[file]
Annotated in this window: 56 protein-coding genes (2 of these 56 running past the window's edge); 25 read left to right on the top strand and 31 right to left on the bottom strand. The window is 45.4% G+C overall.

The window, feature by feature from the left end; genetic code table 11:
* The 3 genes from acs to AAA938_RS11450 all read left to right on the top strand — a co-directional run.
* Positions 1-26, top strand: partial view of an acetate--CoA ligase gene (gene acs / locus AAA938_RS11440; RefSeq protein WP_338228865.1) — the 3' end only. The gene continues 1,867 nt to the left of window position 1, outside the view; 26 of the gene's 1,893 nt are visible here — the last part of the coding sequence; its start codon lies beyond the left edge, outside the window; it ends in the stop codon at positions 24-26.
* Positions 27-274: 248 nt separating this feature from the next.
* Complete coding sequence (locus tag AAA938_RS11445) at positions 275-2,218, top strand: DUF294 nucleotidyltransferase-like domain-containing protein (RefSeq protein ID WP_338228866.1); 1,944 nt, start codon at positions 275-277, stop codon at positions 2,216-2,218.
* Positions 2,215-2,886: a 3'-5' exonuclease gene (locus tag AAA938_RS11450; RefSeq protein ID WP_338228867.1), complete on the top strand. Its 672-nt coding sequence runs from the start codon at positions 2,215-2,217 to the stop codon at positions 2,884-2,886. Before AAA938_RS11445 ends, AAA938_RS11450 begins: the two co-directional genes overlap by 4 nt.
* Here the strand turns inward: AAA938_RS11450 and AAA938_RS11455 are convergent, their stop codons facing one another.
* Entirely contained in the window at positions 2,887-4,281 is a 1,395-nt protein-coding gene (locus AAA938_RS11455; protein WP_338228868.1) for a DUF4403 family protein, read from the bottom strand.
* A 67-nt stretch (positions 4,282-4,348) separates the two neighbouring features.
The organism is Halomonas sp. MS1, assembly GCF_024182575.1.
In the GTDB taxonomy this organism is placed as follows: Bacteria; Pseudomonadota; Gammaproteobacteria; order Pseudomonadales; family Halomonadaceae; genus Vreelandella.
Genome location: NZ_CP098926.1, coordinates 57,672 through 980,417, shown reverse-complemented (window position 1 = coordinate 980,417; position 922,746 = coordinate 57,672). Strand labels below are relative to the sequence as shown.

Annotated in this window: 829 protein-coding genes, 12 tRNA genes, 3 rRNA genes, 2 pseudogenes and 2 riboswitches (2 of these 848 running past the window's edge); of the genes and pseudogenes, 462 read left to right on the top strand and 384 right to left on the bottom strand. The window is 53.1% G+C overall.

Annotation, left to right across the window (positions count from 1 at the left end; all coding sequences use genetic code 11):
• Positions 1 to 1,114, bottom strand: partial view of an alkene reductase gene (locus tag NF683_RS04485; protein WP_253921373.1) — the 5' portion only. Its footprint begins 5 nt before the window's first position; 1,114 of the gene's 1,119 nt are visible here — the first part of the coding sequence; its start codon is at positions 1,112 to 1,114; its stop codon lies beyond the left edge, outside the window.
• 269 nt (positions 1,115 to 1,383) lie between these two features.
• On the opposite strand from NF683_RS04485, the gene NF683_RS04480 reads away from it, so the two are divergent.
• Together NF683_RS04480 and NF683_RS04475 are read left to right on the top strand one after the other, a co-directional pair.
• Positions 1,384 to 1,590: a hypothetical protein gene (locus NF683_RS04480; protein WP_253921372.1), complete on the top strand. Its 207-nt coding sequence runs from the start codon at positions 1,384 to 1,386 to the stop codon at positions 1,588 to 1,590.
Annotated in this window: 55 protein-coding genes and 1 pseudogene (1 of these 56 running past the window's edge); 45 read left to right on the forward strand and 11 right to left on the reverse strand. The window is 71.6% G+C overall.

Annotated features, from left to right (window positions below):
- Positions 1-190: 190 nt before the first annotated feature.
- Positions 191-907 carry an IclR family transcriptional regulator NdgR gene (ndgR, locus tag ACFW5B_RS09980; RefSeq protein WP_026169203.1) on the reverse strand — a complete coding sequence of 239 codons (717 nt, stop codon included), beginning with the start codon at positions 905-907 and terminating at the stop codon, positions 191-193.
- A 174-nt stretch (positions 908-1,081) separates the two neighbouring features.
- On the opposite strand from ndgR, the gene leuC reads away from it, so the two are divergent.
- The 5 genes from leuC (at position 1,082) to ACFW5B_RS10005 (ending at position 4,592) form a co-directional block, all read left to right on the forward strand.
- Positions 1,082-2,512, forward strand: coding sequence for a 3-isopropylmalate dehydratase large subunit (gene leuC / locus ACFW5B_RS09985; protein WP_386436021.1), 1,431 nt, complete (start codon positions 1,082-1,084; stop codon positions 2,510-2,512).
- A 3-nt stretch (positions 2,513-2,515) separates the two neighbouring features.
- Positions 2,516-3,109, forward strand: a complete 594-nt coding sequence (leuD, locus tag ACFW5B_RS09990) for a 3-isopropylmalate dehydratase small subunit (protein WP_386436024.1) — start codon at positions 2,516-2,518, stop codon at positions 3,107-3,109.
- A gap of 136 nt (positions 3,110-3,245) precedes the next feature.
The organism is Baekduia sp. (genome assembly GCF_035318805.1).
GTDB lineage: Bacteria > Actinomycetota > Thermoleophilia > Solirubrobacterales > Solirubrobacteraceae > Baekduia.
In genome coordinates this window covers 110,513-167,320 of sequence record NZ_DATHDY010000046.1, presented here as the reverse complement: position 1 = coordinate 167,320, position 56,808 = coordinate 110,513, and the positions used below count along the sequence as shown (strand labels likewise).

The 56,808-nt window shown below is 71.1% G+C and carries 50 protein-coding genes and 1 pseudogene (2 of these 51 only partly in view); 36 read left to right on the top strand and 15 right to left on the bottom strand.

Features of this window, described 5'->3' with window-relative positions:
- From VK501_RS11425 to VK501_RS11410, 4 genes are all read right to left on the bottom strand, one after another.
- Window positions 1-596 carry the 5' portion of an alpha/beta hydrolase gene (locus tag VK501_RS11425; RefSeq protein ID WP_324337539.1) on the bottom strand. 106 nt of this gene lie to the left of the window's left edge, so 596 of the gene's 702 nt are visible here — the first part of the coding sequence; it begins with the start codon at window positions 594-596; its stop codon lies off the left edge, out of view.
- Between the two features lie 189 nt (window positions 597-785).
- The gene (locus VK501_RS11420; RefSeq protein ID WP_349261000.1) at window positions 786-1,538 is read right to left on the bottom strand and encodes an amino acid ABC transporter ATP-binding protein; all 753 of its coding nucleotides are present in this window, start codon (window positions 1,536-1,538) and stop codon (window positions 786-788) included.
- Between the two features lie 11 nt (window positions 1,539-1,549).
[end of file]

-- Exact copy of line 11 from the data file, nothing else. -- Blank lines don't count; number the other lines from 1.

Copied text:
The organism is Halomonas sp. MS1, assembly GCF_024182575.1.